This discussion was split from Titum's diary.
Donald Redux wrote:
Do you behavior mark, that is do you click or make some other identifying sound that identifies for the horse the exact behavior increment you are working to capture?
Not very consistently. That is, if I want them to do a very specific thing, I do use short words ("goed", "jip" and so on) as reward signals, hopefully with some precision, and sometimes I even click with my tongue. However, during our usual interaction and play, I mosty don't. Of course I praise the horses a lot when they do something I like, but I guess I can't really call this a marker.
I have often asked myself why I don't use reward signals more precisely, knowing about their benefits. But somehow I was feeling that it didn't really seem to fit, it just didn't come to me naturally. I guess there are several reasons behind this intuitive aversion (a much too strong word, but I hope you know what I mean).
One of them is that often I am not after specific behaviours, but a more general state of the horse. For example when I reward them for being careful with me, it's not this one step of moving backwards, or that tiny bit less physical pressure of their muzzle on my hand when taking the treat. It's their general attitude, which is of course reflected in these behaviours to some extent, but I feel that when I am marking the behaviour more specifically, I am also shifting their focus away from what actually matters to me.
Another reason is that often there is no "correct" behaviour, but communication with answers that depend on the course of the conversation. For example during our body language experimentation it is nice when the horses react to my movement in the way I had planned, but if they do so, that means that my cue was good enough. If they react differently, that reaction generally is not less correct. It is consequential. As long as I am not able to evaluate my own body language cues in an objective way (and I am afraid there is no such way), I can't judge the correctness of their response, so I prefer not to try rewarding correctness but hand out the reward in a less specific way and adapt my own behaviour according to their response.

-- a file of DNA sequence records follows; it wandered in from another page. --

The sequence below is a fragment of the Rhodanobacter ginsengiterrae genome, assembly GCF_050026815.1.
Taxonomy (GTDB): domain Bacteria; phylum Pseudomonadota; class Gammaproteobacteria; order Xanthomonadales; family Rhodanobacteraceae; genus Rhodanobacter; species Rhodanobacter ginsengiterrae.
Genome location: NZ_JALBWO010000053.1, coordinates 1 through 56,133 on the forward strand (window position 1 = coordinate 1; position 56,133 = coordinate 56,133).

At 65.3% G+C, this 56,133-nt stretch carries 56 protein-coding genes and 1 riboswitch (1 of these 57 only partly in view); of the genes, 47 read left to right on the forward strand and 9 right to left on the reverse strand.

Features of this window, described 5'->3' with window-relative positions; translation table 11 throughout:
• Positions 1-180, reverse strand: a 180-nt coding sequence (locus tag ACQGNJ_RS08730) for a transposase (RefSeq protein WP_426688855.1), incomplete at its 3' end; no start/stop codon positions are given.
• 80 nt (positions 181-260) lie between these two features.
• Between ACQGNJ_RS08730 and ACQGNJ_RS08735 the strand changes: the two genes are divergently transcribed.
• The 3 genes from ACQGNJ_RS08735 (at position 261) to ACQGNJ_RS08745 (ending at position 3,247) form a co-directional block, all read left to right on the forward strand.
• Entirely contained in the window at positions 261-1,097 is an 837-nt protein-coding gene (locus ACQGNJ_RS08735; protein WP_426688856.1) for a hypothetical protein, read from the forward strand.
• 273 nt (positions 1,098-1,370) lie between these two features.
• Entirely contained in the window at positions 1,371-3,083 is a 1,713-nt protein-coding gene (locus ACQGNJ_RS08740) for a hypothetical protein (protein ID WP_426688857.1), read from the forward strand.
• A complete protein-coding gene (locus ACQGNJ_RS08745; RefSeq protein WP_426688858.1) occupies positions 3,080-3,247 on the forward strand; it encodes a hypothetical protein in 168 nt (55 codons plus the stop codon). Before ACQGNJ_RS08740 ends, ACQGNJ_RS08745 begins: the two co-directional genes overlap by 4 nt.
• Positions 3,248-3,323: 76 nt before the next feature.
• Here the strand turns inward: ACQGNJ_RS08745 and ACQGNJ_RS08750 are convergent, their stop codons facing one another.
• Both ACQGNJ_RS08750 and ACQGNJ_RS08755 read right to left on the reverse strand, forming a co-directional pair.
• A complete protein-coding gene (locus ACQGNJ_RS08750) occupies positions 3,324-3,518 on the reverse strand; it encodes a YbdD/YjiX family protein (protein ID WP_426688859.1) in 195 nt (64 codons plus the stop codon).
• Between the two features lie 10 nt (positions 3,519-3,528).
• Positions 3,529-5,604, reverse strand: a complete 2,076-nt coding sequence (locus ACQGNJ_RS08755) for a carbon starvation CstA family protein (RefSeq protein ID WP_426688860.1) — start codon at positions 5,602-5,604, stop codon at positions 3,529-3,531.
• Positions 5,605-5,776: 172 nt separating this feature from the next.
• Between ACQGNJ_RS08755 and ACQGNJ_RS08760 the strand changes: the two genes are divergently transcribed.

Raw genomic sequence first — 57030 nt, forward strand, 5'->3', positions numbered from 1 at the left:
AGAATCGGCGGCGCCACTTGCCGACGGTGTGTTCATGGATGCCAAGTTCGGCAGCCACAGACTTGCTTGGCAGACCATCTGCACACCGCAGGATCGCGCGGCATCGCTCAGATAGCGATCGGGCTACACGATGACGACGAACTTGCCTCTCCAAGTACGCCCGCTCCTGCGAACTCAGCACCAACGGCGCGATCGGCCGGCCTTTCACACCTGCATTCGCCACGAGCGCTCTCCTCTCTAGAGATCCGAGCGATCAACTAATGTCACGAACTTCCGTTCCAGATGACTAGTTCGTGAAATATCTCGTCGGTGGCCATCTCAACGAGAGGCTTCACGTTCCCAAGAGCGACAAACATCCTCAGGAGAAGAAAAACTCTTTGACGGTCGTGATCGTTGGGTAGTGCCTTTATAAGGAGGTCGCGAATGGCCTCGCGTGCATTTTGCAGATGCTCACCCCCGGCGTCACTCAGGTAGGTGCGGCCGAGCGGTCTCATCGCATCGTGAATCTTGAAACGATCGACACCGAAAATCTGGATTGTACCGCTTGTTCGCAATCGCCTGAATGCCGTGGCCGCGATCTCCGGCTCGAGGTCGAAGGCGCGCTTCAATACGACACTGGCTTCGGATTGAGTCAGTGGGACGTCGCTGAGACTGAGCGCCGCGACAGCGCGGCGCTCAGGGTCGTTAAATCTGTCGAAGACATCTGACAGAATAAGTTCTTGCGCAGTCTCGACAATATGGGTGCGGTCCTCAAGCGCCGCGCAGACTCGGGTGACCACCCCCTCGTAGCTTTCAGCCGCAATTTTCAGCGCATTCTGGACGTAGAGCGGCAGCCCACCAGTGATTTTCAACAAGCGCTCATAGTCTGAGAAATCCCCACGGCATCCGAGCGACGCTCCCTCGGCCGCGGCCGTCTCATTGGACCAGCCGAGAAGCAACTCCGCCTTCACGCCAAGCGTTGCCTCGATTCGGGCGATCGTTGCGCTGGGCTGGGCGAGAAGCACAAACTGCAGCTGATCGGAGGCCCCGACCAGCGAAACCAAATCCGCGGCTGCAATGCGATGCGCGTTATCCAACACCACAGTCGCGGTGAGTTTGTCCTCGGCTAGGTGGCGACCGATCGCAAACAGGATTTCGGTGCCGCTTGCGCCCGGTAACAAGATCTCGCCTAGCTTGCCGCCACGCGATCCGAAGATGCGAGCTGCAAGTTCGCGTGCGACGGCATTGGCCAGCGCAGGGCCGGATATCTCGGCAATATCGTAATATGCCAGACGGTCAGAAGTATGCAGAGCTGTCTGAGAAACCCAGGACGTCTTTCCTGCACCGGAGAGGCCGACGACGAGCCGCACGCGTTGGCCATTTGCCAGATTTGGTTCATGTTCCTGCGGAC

Another aspect of non-existing correct responses is that many of my actions are suggestions and not cues in a strict sense. That is, if I am asking Titum to rear and he does not, this is not necessarily less correct that when he does. It is just his reply, which in turn determines the course of the subsequent conversation. Perhaps that's a bit hard to explain in horse training terms, so I will try it with a human example. Imagine you are shopping groceries with Kate. You ask her if she wants to buy tomatoes for dinner, and she says she prefers spinach. Was this more or less correct than if she had said yes? I often find myself in a similar situation with my horses. I can still reward them, because after all they were answering and this is keeping up the conversation, but I would have some difficulties if I should specifically mark the "correct" aspect of their behaviour.
Finally, there is a reason we have already talked about before. Not sure if you remember though, it has been some years ago. Personally I am not able to adequately show my enthusiasm when I click. Theoretically I know that I could first click and then still praise them verbally, just as much and with just as much emotional differentiation as I do without a click. But often I don't, as if I had already "done my duty" with the click. So not only my expression of happiness gets lost but also the differentiation between the degrees of fantastic.
And then there are other situations where I am after a very specific behaviour, and where the situation also determines that there is a single correct behaviour, with the horse's response being more or less close to it. In these situations I usually do mark the behaviour, but in the whole of our interaction they are rather rare.